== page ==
From Richard Davis
Chairman’s Report — June 2015

I am pleased to report that Australian Vintage increased branded sales and reduced debt for the year ended 30 June 2015. However, as foreshadowed in our May 2015 Vintage and Trading Update release, net profit after tax was down 11% to $9.4 million. The lower net profit was due to the lower than expected SGARA profit.

In the year ended 30 June 2015, the Company’s net profit after tax declined to $9.4 million, representing an 11% decrease in comparison to the 2014 result. Revenue was up 7.5% to $230.9 million.

The business continues to focus on reducing its cost base while running its core assets hard, and at the same time improving the reputation and value of its brands and wines.

During the year the Company finalized the sale of the underutilized Yaldara winery for $15.5 million. This sale represents another important step toward giving effect to the Company’s strategy to be the lowest cost premium wine maker.

The performance of our brands continues to impress with ongoing growth in our three key brands, McGuigan, Tempus Two and Nepenthe. Total sales of these three brands have increased by 43% over the last 3 years. Over the same period we have reduced our reliance on bulk wine sales and processing to the extent that our branded sales now represent 72% of total sales compared to 62% in 2012. By comparison, ten years ago our branded sales represented only 35% of total sales. This is a significant and positive shift in our business.

The Company’s business has evolved into a respected branded wine business with a very clear focus on quality and growing branded sales.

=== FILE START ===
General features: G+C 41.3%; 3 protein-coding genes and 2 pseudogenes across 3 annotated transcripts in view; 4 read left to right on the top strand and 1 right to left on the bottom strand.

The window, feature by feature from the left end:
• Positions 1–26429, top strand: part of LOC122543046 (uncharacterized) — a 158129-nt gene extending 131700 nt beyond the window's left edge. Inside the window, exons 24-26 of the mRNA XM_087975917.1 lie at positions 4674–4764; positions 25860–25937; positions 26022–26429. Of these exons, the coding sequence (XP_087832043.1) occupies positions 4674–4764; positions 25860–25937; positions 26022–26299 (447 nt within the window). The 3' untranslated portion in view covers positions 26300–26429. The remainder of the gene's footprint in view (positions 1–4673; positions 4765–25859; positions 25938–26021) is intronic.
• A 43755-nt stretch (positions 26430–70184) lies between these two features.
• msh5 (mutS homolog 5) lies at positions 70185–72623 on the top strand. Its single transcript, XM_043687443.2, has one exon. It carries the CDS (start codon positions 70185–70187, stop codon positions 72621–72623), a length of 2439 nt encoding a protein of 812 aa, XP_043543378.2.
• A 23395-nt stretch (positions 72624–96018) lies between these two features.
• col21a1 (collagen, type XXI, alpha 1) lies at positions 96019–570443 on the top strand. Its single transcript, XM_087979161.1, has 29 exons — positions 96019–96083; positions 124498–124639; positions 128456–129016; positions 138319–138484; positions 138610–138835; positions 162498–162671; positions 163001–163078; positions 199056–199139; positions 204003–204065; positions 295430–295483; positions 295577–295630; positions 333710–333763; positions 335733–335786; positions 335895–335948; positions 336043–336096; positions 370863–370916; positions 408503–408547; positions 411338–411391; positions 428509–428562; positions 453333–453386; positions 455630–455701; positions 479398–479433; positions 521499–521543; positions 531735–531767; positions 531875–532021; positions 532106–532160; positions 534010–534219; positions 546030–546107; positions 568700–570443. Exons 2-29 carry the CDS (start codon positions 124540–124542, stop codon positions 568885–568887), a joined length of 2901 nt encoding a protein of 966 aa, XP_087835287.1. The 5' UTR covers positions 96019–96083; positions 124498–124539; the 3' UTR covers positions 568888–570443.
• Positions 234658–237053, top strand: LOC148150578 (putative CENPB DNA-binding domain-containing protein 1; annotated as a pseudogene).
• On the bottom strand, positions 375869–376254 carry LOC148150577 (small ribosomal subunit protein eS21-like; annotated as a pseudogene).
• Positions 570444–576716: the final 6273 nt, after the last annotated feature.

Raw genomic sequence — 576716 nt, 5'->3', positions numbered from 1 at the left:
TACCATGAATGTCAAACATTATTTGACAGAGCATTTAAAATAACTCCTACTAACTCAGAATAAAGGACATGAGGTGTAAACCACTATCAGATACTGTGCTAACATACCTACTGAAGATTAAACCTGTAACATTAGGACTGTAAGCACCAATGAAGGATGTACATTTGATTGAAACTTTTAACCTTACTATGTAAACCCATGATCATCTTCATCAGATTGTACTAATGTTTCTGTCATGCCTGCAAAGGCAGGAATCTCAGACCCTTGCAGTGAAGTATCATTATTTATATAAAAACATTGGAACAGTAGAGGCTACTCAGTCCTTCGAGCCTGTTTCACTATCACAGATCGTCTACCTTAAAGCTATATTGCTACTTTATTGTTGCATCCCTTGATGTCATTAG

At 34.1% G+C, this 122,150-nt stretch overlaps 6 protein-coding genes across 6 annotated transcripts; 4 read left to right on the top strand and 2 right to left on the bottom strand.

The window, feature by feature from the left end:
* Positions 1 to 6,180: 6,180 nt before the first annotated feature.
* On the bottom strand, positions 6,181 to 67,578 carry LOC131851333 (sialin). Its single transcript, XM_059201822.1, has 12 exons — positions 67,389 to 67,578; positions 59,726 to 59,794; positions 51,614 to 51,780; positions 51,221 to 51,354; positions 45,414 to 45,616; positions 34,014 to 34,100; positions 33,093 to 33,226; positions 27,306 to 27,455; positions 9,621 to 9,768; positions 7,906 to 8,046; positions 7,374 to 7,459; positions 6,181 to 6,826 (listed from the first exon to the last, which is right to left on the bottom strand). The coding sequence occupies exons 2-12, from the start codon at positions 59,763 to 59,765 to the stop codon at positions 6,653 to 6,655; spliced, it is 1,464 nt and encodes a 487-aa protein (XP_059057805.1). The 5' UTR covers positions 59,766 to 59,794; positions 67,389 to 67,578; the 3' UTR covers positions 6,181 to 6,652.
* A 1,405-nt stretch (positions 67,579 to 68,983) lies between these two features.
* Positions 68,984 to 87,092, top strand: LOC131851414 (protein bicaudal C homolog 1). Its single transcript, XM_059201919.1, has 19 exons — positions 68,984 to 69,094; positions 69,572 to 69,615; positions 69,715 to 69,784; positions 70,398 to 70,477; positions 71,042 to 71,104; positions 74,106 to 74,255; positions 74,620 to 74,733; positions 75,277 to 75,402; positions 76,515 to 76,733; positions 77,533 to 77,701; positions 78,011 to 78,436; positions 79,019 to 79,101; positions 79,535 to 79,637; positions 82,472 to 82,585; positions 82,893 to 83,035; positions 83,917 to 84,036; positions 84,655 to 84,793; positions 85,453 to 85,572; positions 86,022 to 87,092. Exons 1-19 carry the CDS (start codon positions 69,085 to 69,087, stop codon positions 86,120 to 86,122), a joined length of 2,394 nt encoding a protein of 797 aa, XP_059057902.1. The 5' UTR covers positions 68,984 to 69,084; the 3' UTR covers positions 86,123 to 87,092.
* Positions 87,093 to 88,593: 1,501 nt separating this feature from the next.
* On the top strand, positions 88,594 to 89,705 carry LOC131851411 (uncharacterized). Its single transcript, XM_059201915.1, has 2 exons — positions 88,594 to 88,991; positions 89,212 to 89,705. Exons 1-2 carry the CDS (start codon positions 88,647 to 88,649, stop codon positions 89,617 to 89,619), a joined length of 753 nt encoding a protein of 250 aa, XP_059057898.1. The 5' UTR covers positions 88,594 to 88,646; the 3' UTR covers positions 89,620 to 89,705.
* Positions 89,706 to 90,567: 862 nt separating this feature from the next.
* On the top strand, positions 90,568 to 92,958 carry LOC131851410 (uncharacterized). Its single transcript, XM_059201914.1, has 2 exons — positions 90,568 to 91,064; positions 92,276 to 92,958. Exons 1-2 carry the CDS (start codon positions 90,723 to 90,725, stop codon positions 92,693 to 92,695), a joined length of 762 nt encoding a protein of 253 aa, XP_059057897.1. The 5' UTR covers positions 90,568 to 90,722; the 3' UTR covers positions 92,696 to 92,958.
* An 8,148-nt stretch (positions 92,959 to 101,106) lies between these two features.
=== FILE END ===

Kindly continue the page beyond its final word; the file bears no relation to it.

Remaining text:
The 2015 vintage crush was 113,771 tonnes compared to 124,215 tonnes in 2014. When compared to the previous year, the volume of third party contract processing tonnes was down by 24,916 tonnes, due to the expiry of a long term contract
processing agreement. This was partially offset by the increased volumes (14,472 tonnes) processed from leased vineyards and third party growers. Overall the average cost of wine made from grapes sourced from the 2015 vintage is significantly less than the wine made from the 2014 vintage.

Sales and Margins
During the year we increased our presence in the UK / Europe segment by expanding our customer base to include all major supermarkets and major banner groups in the independent channel. The benefits of this expanded base are shown in the 12% increase in UK / Europe sales. Partially offsetting the increased branded sales was reduced sales and contribution from the Australasia / North America Bulk and Processing Segment. This decline was due to the expiry of a long term processing agreement.

Our emphasis of growing branded business and growing export has resulted in increased sales and contribution in the Australian, UK, New Zealand and North American markets.

The high cost of the 2014 vintage has negatively impacted the Company’s 2014/15 margin by $6.2 million. The high 2014 vintage cost will also negatively impact our results for the first half of 2015/16.

The lower Australian dollar has provided a benefit of $5.2 million compared to the previous year. However, this benefit did not flow through to improved margin due to the higher cost of the 2014 vintage and margin pressure from UK supermarkets.

During the year the Company had a number of one off items that impacted net profit. The profit on the sale of Yaldara was partially offset by the write off of customer incentives and legal costs associated with a vineyard dispute.

Financial Position
Cash flow from operating activities improved by $5.7 million due mainly to increased branded sales. The gearing ratio (net debt to total equity) is at a comfortable 36% with a secure banking facility in place until October 2017.